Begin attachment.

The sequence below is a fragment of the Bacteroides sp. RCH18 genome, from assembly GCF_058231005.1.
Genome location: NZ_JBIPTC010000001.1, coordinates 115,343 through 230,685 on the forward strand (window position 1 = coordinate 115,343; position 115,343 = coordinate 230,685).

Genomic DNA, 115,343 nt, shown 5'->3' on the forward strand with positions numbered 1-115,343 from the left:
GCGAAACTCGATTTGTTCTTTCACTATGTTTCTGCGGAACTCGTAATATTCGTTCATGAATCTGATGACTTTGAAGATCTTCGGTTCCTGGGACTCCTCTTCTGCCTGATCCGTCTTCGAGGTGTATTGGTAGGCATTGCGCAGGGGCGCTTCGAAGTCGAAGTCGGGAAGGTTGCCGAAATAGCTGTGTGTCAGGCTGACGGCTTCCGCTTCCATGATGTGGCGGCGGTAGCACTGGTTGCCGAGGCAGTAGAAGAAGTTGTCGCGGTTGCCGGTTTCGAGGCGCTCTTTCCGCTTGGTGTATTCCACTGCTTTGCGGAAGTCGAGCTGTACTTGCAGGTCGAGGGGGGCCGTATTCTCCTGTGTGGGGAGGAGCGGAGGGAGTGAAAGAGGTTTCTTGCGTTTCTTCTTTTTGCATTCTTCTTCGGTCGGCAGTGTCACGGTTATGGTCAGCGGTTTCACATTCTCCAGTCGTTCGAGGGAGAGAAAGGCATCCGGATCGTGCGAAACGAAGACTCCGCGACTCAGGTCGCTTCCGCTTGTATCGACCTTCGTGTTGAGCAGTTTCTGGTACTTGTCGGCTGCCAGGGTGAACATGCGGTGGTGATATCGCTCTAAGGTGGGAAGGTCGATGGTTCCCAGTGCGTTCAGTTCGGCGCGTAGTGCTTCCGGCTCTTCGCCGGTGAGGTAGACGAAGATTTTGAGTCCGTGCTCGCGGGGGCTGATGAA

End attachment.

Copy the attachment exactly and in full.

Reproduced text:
The sequence below is a fragment of the Bacteroides sp. RCH18 genome, from assembly GCF_058231005.1.
Genome location: NZ_JBIPTC010000001.1, coordinates 115,343 through 230,685 on the forward strand (window position 1 = coordinate 115,343; position 115,343 = coordinate 230,685).

Genomic DNA, 115,343 nt, shown 5'->3' on the forward strand with positions numbered 1-115,343 from the left:
GCGAAACTCGATTTGTTCTTTCACTATGTTTCTGCGGAACTCGTAATATTCGTTCATGAATCTGATGACTTTGAAGATCTTCGGTTCCTGGGACTCCTCTTCTGCCTGATCCGTCTTCGAGGTGTATTGGTAGGCATTGCGCAGGGGCGCTTCGAAGTCGAAGTCGGGAAGGTTGCCGAAATAGCTGTGTGTCAGGCTGACGGCTTCCGCTTCCATGATGTGGCGGCGGTAGCACTGGTTGCCGAGGCAGTAGAAGAAGTTGTCGCGGTTGCCGGTTTCGAGGCGCTCTTTCCGCTTGGTGTATTCCACTGCTTTGCGGAAGTCGAGCTGTACTTGCAGGTCGAGGGGGGCCGTATTCTCCTGTGTGGGGAGGAGCGGAGGGAGTGAAAGAGGTTTCTTGCGTTTCTTCTTTTTGCATTCTTCTTCGGTCGGCAGTGTCACGGTTATGGTCAGCGGTTTCACATTCTCCAGTCGTTCGAGGGAGAGAAAGGCATCCGGATCGTGCGAAACGAAGACTCCGCGACTCAGGTCGCTTCCGCTTGTATCGACCTTCGTGTTGAGCAGTTTCTGGTACTTGTCGGCTGCCAGGGTGAACATGCGGTGGTGATATCGCTCTAAGGTGGGAAGGTCGATGGTTCCCAGTGCGTTCAGTTCGGCGCGTAGTGCTTCCGGCTCTTCGCCGGTGAGGTAGACGAAGATTTTGAGTCCGTGCTCGCGGGGGCTGATGAA